RE: “Keep morality out of law-making” (The New Times, October 10). The government’s position on adultery is commendable in the context of sustainability and sovereignty of Rwandan families.
However, the draft penal code ought to be extensively discussed publicly before amendment. There is need to engage the public.
In many shariah jurisdictions, where the penalty for adultery is death by stoning, there has been no appreciable reduction in such behaviour. All such repression does is push vices deeper underground.
I lived in Khartoum before and after shariah was imposed by the then Jaafar Mohammed al-Nimeiry government in September 1983. What the Islamic purity was supposed to bring by curbing such activities as alcoholic consumption, adultery and prostitution, never materialised. All they ended up with was state repression and a resumption of civil war that eventually resulted in the secession of the country’s southern regions.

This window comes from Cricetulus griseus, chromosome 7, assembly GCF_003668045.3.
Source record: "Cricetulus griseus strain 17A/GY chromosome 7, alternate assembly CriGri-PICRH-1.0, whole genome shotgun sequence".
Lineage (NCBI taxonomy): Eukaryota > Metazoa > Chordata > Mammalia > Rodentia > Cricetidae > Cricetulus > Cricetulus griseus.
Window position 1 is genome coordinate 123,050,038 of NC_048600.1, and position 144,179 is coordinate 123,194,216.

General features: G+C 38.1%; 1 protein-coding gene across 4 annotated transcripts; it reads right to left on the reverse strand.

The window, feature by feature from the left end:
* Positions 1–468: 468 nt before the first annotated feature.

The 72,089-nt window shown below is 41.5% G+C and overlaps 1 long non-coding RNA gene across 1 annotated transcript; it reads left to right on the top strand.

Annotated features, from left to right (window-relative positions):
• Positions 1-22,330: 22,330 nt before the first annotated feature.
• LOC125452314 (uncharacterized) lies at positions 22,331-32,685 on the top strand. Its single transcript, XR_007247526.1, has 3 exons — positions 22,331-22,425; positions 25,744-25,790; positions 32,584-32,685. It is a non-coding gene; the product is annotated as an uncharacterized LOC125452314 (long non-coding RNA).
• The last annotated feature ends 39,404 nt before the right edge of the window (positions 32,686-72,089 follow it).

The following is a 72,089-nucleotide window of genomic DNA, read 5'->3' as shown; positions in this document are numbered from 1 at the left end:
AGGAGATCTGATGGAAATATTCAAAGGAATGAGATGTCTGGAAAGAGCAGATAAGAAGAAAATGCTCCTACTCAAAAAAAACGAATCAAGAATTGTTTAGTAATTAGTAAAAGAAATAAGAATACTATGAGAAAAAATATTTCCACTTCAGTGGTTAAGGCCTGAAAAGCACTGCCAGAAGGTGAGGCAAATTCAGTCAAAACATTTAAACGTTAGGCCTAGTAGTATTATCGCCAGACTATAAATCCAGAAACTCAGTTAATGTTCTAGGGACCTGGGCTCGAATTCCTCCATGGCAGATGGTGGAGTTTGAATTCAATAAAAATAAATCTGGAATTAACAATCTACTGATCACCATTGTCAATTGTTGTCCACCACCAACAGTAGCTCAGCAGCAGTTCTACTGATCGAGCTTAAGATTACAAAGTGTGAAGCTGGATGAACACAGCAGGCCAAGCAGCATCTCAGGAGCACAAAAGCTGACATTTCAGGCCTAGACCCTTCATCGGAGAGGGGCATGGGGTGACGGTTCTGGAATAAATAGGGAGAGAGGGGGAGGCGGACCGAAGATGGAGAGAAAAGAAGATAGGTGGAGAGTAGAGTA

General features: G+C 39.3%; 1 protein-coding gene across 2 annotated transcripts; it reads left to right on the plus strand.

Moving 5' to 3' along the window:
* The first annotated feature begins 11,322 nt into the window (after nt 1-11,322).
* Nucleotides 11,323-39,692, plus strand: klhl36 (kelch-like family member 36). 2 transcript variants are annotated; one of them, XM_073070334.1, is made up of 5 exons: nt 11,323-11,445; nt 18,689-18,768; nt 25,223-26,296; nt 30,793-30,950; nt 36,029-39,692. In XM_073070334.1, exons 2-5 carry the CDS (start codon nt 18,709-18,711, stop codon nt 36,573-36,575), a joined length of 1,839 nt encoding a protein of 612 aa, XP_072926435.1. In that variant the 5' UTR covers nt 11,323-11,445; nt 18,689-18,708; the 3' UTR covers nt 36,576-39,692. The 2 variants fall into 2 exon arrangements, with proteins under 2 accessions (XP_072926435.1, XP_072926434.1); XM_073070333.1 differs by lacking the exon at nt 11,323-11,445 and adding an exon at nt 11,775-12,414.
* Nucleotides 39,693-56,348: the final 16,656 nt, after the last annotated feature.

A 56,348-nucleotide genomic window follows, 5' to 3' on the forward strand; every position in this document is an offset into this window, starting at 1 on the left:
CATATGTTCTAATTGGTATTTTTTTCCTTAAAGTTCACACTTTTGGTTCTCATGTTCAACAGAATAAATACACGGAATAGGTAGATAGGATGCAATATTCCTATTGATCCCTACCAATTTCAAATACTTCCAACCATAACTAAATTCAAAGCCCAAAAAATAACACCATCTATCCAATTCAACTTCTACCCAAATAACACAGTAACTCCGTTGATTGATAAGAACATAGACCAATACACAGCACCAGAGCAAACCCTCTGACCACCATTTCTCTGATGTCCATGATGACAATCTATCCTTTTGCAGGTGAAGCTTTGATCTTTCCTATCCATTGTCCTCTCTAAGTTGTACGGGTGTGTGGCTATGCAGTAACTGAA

I believe and I am sure we can all agree adultery is reprehensible. But it should not be the subject of state regulation. However, as the behaviour is a breach of civil contract, civil and family law should be modified to make it easier for the spouse of the adulterer to obtain civil remedies through the courts of law.
Criminal law is just the wrong avenue to address breaches of civil and family law.
Did I go back in time and wake up in 1940? What’s this? How does it help the family that one bread earner is jailed? How does it help the kids to know that their parent is locked up?
My parents had issues over adultery and it affected us all but I can tell you that this law would have made our lives more difficult. Please, unless we are in Iran or Pakistan, do away with this.
The same way alcohol prohibition never worked in the US, this will not work. It will just create an underground black market for prostitution.